Hi Blossom20.I truly understand how you're feeling and the dilemma you're facing. I can't tell you what to do, but I can tell you that there will be increasing consequences with increasing weight gain. If you exercise beyond your body's capability, your PMR will escalate and then your pred will have to increase. If your pred increases and you continue to 'comfort eat' then the weight will increase and you'll be significantly more at risk of developing diabetes, high blood pressure and other secondary health issues........ you'll then be entering life-changing territory!!

All I can advise, is that you try to find something else other than food, to provide that same uplifting feeling when you're needing a boost. Whatever you think, you DO have control over this, and it's about choice.......you have a choice to do the right thing. It's definitely not easy, but if you don't at least try, then you'll be in a far worse place in a few months time. People are here to help and support you, so please don't feel despondent.......you can definitely do this so maybe give yourself this week to get in the right mindset.....eat what you want (within reason) and then come Monday.....go for it!!

Blossom20
Blossom20 in reply to Kendrew

Yes I know! All true. So depressing. But thanks for replying!

PMRpro
PMRproAmbassador

I think it is more likely to be due to "working out" - you may want to get back to it but PMR and its effects on your muscles and soft tissues are the boss. It isn't gone away, you are just on enough pred to manage the symptoms (if you are) and the underlying illness is chugging away in the background making muscles intolerant of acute exercise.

You have already had the low carb approach recommended - far more likely to lose weight that way than by exercising. Studies have shown that relying on exercise to lose weight doesn't work - although if you do the right sort it should result in tighter muscles and lost inches. I lost 35lbs of PMR and pred weight by cutting carbs - I couldn't do much exercise for the first 9 months as I was on crutches!

I can't find the study - but this article explains it in much easier language:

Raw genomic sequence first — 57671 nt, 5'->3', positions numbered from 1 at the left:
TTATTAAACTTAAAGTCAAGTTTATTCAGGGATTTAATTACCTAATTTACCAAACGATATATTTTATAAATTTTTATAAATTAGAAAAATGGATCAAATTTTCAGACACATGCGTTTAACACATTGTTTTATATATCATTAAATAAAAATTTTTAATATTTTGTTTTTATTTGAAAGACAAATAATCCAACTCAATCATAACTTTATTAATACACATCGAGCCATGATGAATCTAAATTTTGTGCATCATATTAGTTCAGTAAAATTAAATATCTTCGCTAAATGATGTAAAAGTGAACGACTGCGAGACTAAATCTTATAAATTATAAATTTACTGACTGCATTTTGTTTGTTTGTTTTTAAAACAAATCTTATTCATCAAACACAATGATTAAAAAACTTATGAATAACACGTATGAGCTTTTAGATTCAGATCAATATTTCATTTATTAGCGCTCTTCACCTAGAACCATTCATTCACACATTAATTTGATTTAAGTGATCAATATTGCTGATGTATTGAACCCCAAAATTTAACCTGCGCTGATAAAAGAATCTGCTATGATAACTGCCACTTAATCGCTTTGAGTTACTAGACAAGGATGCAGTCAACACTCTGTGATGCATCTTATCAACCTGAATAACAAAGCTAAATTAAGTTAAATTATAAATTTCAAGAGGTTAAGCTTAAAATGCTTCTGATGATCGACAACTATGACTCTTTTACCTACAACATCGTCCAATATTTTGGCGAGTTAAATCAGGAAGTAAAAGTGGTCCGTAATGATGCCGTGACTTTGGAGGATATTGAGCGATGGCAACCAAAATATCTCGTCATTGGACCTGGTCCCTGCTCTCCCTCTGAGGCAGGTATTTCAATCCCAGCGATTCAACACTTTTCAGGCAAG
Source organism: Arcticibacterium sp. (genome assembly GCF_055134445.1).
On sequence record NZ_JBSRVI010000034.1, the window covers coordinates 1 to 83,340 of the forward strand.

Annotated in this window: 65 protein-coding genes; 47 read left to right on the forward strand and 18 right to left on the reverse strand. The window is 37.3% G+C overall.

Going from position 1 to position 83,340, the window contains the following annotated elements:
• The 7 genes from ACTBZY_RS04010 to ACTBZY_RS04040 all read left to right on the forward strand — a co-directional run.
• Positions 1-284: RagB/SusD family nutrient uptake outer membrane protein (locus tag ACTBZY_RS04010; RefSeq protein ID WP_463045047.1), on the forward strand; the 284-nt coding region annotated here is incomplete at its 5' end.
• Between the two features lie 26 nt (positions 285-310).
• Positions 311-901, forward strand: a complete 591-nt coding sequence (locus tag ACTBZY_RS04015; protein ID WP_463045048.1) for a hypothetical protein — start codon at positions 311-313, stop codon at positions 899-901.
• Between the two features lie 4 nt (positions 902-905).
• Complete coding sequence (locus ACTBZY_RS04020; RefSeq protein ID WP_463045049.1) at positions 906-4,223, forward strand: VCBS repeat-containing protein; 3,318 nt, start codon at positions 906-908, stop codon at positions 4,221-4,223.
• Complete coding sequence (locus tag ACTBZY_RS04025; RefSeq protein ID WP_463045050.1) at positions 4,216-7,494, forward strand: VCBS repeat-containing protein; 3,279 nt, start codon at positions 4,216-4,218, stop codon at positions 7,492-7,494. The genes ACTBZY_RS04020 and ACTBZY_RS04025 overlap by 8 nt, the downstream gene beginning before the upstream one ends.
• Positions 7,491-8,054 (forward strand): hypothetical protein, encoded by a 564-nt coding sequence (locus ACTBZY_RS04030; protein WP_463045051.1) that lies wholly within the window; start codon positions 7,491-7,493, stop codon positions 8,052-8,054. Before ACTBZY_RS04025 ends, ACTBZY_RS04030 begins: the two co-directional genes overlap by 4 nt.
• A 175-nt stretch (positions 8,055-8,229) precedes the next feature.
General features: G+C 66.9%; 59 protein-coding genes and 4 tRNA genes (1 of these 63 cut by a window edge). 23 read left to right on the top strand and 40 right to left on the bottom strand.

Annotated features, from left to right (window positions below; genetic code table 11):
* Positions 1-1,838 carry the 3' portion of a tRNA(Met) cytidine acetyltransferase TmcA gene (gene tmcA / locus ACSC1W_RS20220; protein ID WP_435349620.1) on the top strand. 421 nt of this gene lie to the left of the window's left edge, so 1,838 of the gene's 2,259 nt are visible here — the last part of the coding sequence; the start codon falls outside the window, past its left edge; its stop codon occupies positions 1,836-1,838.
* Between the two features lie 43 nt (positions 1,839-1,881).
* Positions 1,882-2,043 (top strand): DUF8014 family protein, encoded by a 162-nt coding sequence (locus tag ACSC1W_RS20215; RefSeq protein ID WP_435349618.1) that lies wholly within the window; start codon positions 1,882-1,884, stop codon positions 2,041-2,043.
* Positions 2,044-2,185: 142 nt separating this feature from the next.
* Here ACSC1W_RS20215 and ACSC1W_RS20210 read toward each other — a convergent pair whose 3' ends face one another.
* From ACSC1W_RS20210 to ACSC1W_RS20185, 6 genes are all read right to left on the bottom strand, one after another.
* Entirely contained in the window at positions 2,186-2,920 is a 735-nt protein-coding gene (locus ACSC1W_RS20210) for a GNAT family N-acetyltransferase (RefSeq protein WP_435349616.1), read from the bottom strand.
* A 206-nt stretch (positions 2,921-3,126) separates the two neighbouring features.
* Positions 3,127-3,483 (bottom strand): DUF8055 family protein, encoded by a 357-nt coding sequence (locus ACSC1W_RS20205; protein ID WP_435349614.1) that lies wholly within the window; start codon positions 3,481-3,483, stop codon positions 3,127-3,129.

theguardian.com/lifeandstyl...

and I find this site explains low carb well and in an easy to remember way - the pictures of what is good and not so good to eat are so helpful:

dietdoctor.com/low-carb

You don't need to join anything if you don't want to - you need to learn the principles and apply them to your usual diet which will make it easier to stick to. There are loads of recipes on the internet - don't even need a cook book. I also found some good ones on the Michael Mosely Fast 800 calories site

thefast800.com/articles-and...

Acceptance is key. This is life changing in that you really do have to go at a pace that your body dictates, not the other way round which is what most of us are accustomed to. Your musculoskeletal parts have had a double whammy of autoimmune activity and then Pred. It isn’t a case of once you get off Pred you carry on as you were. You need to build up with walking first and I had to do weights type exercises with no weights, just the movements, then wait two days to see if there is fall out.

I didn’t put on weight even starting at 60mg by having a diet that excludes pasta, bread, flours, rice, potato, sugar and maize. Root veg was taken in small amounts and not every day. I also had very low salt in the higher dose days until I was at about 5mg. Others have done the same, even reversing weight gain and high blood sugars while still on Pred. I stuffed my face but not with carbs and enjoyed lots of veg, berries protein and oils which help to feel full. I did have two small glasses of wine a week and two pieces of high cocoa choc. On zero Pred for GCA I still don’t bother with carbs as it is a way off life but I do have weekly chips and a few more squares of choc as desert.

Don’t feel too much like you’ve missed out on advice, this area of care is hardly ever addressed by the docs for some strange reason, especially when they are so worried about diabetes and Pred.

You will get there but it helps to stop trying with old methods and accept that your body needs to take the controls a bit more which is probably been a long time coming knowing most people.